Segment Five: Amid letters, duplex-owner Servo gets a phone call from an irate tenant. "What do you mean I'm already on the Village Voice list of the top ten worst landlords in New York? It's in Pennsylvania!" In Deep 13, Pearl and leering, triumphant Sandy reappear. Clay gives Sandy a potion that turns him into The Chicken of Tomorrow.
Stinger: The murdered delivery boy's extremely crotchety boss: "Creeper, creeper, creeper -- you give me the creeps!!"
Reflections: I didn't remember this until I just watched it again, but on sketch-writing day the partners were all out in LA, meaning Mary Jo and I had to come up with all the sketch ideas and write the first drafts. That may explain why I am simply everywhere. I'm Sandy. I'm the voice of the little boy Matthew during the phone call. The realtor's name was my realtor's name. Quite shameless, really.
The Sandy character became pretty famous around the shop, particularly the breathy, repulsive exhalation I produced (as Sandy) when ogling my date: "Pearl, you look -- hhaaagghhhh!!" I don't know where it came from. I don't where it is now, for that matter.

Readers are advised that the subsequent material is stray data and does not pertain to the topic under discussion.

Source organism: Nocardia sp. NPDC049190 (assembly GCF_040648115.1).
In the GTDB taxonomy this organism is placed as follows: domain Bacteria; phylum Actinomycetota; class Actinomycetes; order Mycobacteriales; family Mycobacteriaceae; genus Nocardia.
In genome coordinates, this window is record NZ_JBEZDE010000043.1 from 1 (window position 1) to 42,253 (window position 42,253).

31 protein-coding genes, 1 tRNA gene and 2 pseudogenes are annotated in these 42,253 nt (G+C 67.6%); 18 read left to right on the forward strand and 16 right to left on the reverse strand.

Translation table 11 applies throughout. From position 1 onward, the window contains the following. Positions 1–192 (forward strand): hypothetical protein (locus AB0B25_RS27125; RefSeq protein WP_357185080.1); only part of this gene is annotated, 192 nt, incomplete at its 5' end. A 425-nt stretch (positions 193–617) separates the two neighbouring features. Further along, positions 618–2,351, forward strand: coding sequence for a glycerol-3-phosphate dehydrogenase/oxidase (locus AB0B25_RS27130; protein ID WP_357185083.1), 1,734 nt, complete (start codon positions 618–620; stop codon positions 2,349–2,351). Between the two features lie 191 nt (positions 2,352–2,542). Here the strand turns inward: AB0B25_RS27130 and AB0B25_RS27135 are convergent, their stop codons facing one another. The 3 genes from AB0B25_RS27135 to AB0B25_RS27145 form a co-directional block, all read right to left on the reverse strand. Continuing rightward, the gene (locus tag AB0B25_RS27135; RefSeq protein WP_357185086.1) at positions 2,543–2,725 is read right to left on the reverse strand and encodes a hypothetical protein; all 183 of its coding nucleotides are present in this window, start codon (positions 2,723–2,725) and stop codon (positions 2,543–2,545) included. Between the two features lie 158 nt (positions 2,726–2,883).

One detail I omitted from the movie description is captured in the stinger -- the old, crabby store-owner. We're introduced to him and his delivery/whipping boy during a five minute scene, a scene of nothing but unexplained rage and hatred directed at this soft, gentle-mannered lad, whose only sin is natural curiosity about the murders in town. It was one of those moments when a movie threw us such a great set-up: Why is this guy so mad? It makes no sense, it's just an attempt at some liveliness, and its illogic was perfect. Our comment as he looks at a newspaper: "God is dead? Good!!"
Oh, as was the case with many, many of our movies, this one is dark, as in you often can't see much of anything. I would say it was made in the days before lighting, but does that make sense? No.
Rondo Hatton the actor had acromegaly, the disease that enlarges bones in the hand, feet and face. That fact opens up a large irresolvable issue concerning the movie industry's use of this poor afflicted fellow; he was paid, after all, and movie work is nice work. Yet it can seem exploitive of misfortune. One thing's for sure: Rondo makes a great Brute Man.